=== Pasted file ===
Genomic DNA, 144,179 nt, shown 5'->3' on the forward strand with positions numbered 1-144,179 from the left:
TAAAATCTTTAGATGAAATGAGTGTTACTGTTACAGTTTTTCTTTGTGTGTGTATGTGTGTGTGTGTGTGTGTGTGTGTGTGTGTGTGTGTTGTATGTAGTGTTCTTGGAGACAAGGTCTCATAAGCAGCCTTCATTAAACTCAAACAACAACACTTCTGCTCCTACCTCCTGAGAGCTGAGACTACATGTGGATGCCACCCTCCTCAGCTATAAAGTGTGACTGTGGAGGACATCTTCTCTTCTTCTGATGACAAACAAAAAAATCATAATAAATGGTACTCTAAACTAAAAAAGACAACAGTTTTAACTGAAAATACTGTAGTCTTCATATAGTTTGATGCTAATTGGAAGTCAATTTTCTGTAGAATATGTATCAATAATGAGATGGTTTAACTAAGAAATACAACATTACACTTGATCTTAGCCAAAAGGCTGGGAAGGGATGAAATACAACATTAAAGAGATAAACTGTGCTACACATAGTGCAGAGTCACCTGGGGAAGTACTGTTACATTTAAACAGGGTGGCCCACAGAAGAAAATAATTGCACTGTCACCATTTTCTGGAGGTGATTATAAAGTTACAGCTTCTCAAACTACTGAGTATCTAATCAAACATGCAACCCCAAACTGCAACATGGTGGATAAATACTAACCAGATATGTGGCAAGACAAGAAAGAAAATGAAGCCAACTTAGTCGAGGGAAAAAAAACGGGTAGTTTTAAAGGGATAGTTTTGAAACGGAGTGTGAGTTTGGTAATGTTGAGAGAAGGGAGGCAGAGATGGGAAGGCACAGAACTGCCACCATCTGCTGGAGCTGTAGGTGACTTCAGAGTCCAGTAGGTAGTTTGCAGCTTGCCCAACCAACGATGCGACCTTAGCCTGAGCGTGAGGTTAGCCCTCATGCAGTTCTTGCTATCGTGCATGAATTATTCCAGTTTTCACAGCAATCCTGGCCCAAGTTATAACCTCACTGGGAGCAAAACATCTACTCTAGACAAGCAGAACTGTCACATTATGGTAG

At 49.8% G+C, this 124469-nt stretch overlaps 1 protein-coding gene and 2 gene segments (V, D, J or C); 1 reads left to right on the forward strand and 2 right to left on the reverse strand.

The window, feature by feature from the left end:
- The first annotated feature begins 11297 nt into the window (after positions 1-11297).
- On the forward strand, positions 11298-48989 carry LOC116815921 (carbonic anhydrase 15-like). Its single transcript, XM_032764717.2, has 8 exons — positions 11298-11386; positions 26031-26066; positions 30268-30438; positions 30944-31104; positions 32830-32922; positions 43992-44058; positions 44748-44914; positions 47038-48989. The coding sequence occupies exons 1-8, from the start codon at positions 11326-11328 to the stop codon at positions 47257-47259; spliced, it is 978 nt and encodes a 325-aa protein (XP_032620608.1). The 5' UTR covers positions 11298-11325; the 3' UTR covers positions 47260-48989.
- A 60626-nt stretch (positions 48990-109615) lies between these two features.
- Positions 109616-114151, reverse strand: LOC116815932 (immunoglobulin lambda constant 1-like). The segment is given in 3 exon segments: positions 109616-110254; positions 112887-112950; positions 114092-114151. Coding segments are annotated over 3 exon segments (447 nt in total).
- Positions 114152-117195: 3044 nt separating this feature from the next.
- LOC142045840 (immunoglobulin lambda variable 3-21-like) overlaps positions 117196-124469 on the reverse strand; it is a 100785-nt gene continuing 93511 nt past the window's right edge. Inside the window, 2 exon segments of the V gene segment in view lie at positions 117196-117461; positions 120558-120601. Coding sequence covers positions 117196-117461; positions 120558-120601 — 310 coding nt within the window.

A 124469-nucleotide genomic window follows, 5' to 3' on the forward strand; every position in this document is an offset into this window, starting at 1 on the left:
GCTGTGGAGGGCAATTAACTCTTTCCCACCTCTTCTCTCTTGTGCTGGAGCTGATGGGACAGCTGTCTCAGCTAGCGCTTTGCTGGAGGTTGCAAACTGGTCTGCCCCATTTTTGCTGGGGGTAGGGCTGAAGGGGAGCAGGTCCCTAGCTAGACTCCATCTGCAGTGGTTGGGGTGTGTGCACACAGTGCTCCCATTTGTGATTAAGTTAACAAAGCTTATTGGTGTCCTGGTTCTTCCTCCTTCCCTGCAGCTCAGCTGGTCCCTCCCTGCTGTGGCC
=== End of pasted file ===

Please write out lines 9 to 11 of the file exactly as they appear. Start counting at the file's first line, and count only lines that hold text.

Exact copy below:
- Positions 114152-117195: 3044 nt separating this feature from the next.
- LOC142045840 (immunoglobulin lambda variable 3-21-like) overlaps positions 117196-124469 on the reverse strand; it is a 100785-nt gene continuing 93511 nt past the window's right edge. Inside the window, 2 exon segments of the V gene segment in view lie at positions 117196-117461; positions 120558-120601. Coding sequence covers positions 117196-117461; positions 120558-120601 — 310 coding nt within the window.

A 124469-nucleotide genomic window follows, 5' to 3' on the forward strand; every position in this document is an offset into this window, starting at 1 on the left: